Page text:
I took many shots with no idea of whether or not the event had started; the first few moments are very subtle, and 60mm is not a lot of resolving power. But here is the moment of first contact, as near as I can determine at 3:07:22 PDT, just a bit later than predicted, but my after-the-fact timing (determined by taking a picture of the time and adjusting my camera time based on that) could be wrong:

A closer crop of the same picture:

The next image, taken some 92 seconds later, clearly shows the impinging inner planet:

I had no idea how long there would be between first and second contact, so I frantically took picture after picture, checked the sun out with binoculars (I had my Baader binocular filters from the early 2000s) and discovered that it was a good 10–15 minutes (actually 18 or so!) between first contact and complete ingress.

Back in 2004, there had been a lot of talk about the “black drop” effect that made timing the moment of second contact quite difficult; since I wasn’t trying to time it, just take a picture of it, it was a bit easier, but having seriously underestimated the timing, I discovered upon review of the session that I was Very Fortunate Indeed to have captured the moment:

Check out this cropped version to see how hard it is to tell whether Venus is completely free of the sun’s limb (3:23:16 PDT):

Even the next shot, about 20 seconds later (3:23:37, is a bit ambiguous:

Cropped version here:

After the first twenty minutes, this once-or-twice-in-a-lifetime event settles into a rather humdrum routine of checking to be sure the planet’s still in view; it’s not going anywhere for several hours, so split-second timing is no longer necessary. Here’s the view from about an hour after the event started:

So after a 6-hour plane ride, a 4-hour van ride, and a 4-minute setup, I had a very nice view of Venus’s long slow slide across the face of the sun. I had bought three little solar viewers (the TO Optical filter material sandwiched between cardboard layers) for the other spectators, and I made sure that Eric got to see through the telescope, in hopes that his 109-year-old self will remember the view when it happens again in December 2117. Daniel, on the other hand, didn’t seem interested.

Everglades Sprites all over the place


After my post a couple of weeks ago where I lost track of a pair of damselflies in tandem before I found out whether they actually attained the wheel position I’ve been hoping for another chance. Today, the first sunny day after what seems like a week of rain, I got my wish. In spades! This evening there were more Nehalennia pallidula than I could shake a stick at! Everywhere I looked was a male looking for a mate, a pair that I accidentally separated with my clumsy walking through the tall grass, or a pair actually mating!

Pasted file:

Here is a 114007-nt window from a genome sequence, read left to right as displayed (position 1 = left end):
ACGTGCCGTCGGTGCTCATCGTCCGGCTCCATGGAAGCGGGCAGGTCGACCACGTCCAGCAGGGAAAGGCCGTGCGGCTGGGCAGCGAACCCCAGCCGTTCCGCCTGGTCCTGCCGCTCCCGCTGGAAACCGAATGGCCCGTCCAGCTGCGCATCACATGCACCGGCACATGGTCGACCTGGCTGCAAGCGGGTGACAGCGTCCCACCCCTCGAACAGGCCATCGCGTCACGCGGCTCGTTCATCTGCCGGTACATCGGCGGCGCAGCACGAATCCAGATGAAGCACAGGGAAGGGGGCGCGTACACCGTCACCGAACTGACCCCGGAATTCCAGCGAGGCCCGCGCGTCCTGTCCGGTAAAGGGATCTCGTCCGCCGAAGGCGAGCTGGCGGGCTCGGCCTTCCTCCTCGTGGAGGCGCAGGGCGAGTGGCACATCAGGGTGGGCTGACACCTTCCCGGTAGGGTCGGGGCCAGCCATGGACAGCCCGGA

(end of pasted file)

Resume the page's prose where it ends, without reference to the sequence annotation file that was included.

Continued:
I managed to latch onto one pair that seemed to know which end was up, and I was able to follow them without scaring them to separate. I even managed a few “in-process” pictures.

Here is one of the puzzles from last time; I simply couldn’t figure out how the male grabs onto the female and THEN transfers the sperm from his primary genitalia at the tip of the abdomen to his secondary genitalia on segment two. Well, here is how he does it:

Once the sperm transfer is complete, the male then induces the female to curl her abdomen up, as seen in the blurry image below:

And then they are able to complete the wheel position. (Yes, many commentators have pointed out that this looks more like a heart than a wheel. Biologists don’t care.)

This species may not be abundant in the wild*, but in the urban wilderness of my property, I would guesstimate, just ticking them off on my fingers, that there were at least two dozen individuals today: 8 in the tall grass behind the shed, 5 or 6 more under the canoe, at least 6 more in the front yard, and probably 10 more on the other side. These are conservative guesstimates. These numbers are just for the Everglades Sprite; I didn’t even mention (until now) the Fragile Forktail or two that I saw, or the Rambur’s Forktail pair I saw mating earlier today.

Don’t know where all the Citrine Forktails have gone (a month ago they were present in numbers similar to those of the Everglades Sprite today), but their position in the ecosystem has not gone unfilled!

Spring may be almost over, but it sure is still la saison d’amour here in my yard! Go odonata!

*I know no one ever clicks links anymore, so I’ll just tell you that its status is “Near Threatened” on the IUCN Red List for 2011.2.